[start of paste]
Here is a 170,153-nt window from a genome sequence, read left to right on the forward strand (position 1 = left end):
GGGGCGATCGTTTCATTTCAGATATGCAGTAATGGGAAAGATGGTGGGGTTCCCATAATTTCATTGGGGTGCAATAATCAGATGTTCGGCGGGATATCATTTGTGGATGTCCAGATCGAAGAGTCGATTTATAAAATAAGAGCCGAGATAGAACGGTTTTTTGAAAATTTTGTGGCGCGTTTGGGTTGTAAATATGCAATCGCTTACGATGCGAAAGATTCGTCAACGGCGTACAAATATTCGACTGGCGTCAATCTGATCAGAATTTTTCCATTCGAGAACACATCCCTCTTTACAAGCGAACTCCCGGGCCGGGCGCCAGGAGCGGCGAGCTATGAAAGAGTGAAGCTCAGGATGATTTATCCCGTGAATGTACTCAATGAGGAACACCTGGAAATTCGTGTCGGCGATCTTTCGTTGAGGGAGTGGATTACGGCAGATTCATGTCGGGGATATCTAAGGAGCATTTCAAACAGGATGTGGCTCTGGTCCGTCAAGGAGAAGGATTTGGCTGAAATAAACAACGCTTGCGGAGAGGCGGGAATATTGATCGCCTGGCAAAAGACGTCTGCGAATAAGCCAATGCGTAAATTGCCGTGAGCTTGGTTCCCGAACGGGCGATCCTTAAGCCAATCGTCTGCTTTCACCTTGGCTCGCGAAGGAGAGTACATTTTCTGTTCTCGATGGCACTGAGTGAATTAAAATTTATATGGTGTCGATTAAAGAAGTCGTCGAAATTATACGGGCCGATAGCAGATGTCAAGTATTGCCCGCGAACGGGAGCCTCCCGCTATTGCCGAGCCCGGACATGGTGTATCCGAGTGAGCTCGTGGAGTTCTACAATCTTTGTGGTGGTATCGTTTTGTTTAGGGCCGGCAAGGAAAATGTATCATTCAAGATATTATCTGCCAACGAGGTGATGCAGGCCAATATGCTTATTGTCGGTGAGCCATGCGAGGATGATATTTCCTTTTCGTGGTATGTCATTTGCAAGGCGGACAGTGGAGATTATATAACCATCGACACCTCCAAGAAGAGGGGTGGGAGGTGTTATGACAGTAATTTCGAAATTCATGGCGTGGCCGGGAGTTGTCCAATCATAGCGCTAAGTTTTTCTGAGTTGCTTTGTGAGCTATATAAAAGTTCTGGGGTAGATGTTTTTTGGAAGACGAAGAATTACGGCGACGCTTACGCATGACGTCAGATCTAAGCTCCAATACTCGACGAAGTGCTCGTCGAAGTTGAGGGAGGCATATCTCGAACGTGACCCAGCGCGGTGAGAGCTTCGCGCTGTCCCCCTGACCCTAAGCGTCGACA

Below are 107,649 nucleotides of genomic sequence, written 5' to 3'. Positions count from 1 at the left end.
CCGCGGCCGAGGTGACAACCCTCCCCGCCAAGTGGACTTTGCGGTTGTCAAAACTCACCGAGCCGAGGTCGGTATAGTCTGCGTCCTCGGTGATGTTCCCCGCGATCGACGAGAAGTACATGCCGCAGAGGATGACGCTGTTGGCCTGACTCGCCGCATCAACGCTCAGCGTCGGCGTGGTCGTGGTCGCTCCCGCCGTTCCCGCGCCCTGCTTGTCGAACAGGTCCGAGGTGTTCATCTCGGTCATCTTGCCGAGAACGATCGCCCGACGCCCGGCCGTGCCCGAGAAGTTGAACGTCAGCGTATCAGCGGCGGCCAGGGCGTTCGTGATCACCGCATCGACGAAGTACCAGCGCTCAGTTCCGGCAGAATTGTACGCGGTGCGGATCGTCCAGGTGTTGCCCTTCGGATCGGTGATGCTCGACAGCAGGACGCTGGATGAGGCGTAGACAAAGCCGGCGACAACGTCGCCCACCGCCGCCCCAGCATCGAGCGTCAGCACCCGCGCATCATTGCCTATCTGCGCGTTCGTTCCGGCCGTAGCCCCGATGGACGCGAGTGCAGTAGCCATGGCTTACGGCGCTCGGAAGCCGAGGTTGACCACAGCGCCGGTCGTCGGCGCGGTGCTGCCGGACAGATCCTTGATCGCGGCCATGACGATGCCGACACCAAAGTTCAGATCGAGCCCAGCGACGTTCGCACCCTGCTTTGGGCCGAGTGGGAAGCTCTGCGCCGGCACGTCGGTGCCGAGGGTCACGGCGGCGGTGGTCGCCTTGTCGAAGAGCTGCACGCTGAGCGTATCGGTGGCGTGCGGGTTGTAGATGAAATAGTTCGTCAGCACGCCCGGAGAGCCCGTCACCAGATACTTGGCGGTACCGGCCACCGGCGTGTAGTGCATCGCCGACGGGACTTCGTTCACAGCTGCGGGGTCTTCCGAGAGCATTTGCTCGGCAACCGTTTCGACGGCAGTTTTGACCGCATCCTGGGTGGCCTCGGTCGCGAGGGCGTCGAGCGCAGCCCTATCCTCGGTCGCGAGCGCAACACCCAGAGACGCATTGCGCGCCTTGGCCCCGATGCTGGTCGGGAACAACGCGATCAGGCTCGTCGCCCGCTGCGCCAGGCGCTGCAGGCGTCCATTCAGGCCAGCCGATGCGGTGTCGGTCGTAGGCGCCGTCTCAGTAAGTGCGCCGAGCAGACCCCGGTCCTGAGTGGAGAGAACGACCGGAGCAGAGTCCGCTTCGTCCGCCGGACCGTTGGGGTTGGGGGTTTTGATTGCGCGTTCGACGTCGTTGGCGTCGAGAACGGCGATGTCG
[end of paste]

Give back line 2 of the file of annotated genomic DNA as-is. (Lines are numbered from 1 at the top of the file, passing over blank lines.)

GGGGCGATCGTTTCATTTCAGATATGCAGTAATGGGAAAGATGGTGGGGTTCCCATAATTTCATTGGGGTGCAATAATCAGATGTTCGGCGGGATATCATTTGTGGATGTCCAGATCGAAGAGTCGATTTATAAAATAAGAGCCGAGATAGAACGGTTTTTTGAAAATTTTGTGGCGCGTTTGGGTTGTAAATATGCAATCGCTTACGATGCGAAAGATTCGTCAACGGCGTACAAATATTCGACTGGCGTCAATCTGATCAGAATTTTTCCATTCGAGAACACATCCCTCTTTACAAGCGAACTCCCGGGCCGGGCGCCAGGAGCGGCGAGCTATGAAAGAGTGAAGCTCAGGATGATTTATCCCGTGAATGTACTCAATGAGGAACACCTGGAAATTCGTGTCGGCGATCTTTCGTTGAGGGAGTGGATTACGGCAGATTCATGTCGGGGATATCTAAGGAGCATTTCAAACAGGATGTGGCTCTGGTCCGTCAAGGAGAAGGATTTGGCTGAAATAAACAACGCTTGCGGAGAGGCGGGAATATTGATCGCCTGGCAAAAGACGTCTGCGAATAAGCCAATGCGTAAATTGCCGTGAGCTTGGTTCCCGAACGGGCGATCCTTAAGCCAATCGTCTGCTTTCACCTTGGCTCGCGAAGGAGAGTACATTTTCTGTTCTCGATGGCACTGAGTGAATTAAAATTTATATGGTGTCGATTAAAGAAGTCGTCGAAATTATACGGGCCGATAGCAGATGTCAAGTATTGCCCGCGAACGGGAGCCTCCCGCTATTGCCGAGCCCGGACATGGTGTATCCGAGTGAGCTCGTGGAGTTCTACAATCTTTGTGGTGGTATCGTTTTGTTTAGGGCCGGCAAGGAAAATGTATCATTCAAGATATTATCTGCCAACGAGGTGATGCAGGCCAATATGCTTATTGTCGGTGAGCCATGCGAGGATGATATTTCCTTTTCGTGGTATGTCATTTGCAAGGCGGACAGTGGAGATTATATAACCATCGACACCTCCAAGAAGAGGGGTGGGAGGTGTTATGACAGTAATTTCGAAATTCATGGCGTGGCCGGGAGTTGTCCAATCATAGCGCTAAGTTTTTCTGAGTTGCTTTGTGAGCTATATAAAAGTTCTGGGGTAGATGTTTTTTGGAAGACGAAGAATTACGGCGACGCTTACGCATGACGTCAGATCTAAGCTCCAATACTCGACGAAGTGCTCGTCGAAGTTGAGGGAGGCATATCTCGAACGTGACCCAGCGCGGTGAGAGCTTCGCGCTGTCCCCCTGACCCTAAGCGTCGACA